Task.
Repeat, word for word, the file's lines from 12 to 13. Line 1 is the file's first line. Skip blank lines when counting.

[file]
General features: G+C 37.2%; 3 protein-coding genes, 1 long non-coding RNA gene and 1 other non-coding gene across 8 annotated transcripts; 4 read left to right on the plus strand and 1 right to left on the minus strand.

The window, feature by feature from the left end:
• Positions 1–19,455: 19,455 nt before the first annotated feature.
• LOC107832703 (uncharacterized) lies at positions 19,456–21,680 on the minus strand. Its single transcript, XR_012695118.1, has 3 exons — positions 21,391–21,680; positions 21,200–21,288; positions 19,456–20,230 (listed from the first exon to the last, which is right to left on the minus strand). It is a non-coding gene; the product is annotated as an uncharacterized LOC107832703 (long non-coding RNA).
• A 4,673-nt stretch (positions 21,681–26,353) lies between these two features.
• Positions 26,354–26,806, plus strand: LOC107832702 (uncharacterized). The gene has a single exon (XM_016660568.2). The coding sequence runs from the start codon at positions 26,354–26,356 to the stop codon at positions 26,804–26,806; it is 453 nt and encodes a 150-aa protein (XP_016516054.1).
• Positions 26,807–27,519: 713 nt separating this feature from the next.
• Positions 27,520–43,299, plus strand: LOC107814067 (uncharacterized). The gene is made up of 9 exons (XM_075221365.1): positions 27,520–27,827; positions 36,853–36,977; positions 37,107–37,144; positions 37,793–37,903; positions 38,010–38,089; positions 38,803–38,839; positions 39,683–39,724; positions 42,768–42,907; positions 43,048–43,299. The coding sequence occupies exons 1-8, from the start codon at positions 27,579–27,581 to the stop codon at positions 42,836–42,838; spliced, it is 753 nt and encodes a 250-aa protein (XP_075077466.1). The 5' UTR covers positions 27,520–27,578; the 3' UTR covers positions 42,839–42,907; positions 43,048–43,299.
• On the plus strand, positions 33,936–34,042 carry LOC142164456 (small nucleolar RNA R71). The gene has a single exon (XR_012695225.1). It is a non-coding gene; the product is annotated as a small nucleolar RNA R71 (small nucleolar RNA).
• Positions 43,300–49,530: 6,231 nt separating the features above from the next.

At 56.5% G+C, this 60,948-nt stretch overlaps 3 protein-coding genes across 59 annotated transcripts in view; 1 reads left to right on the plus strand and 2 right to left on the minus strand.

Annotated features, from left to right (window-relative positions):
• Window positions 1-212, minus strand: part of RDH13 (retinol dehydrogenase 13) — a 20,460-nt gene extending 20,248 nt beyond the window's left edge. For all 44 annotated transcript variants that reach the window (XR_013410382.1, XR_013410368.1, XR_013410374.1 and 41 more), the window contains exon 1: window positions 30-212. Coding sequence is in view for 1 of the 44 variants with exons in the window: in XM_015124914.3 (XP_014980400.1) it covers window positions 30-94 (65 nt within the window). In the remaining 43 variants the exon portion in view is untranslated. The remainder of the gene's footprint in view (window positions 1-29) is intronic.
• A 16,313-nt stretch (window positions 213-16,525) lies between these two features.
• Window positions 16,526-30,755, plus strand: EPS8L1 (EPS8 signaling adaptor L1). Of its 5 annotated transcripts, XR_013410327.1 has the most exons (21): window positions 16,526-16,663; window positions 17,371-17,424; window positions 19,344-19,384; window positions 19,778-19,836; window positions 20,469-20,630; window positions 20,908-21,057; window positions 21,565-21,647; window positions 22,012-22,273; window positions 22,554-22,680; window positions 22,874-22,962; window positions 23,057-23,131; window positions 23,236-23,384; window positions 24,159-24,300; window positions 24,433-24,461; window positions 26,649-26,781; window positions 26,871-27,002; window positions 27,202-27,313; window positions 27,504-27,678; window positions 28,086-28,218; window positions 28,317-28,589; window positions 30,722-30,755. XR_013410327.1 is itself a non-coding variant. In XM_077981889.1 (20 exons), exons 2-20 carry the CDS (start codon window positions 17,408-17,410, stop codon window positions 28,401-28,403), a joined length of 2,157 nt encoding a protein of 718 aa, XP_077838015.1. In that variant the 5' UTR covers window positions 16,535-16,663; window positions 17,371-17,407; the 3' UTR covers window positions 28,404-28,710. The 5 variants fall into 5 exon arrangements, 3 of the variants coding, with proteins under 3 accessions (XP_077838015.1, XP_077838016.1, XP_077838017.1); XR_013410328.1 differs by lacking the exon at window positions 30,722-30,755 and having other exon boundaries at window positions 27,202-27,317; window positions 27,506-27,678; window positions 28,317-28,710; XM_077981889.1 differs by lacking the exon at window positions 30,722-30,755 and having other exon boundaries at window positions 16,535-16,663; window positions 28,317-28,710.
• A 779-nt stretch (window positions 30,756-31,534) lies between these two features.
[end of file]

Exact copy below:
Annotated features, from left to right (window-relative positions):
• Window positions 1-212, minus strand: part of RDH13 (retinol dehydrogenase 13) — a 20,460-nt gene extending 20,248 nt beyond the window's left edge. For all 44 annotated transcript variants that reach the window (XR_013410382.1, XR_013410368.1, XR_013410374.1 and 41 more), the window contains exon 1: window positions 30-212. Coding sequence is in view for 1 of the 44 variants with exons in the window: in XM_015124914.3 (XP_014980400.1) it covers window positions 30-94 (65 nt within the window). In the remaining 43 variants the exon portion in view is untranslated. The remainder of the gene's footprint in view (window positions 1-29) is intronic.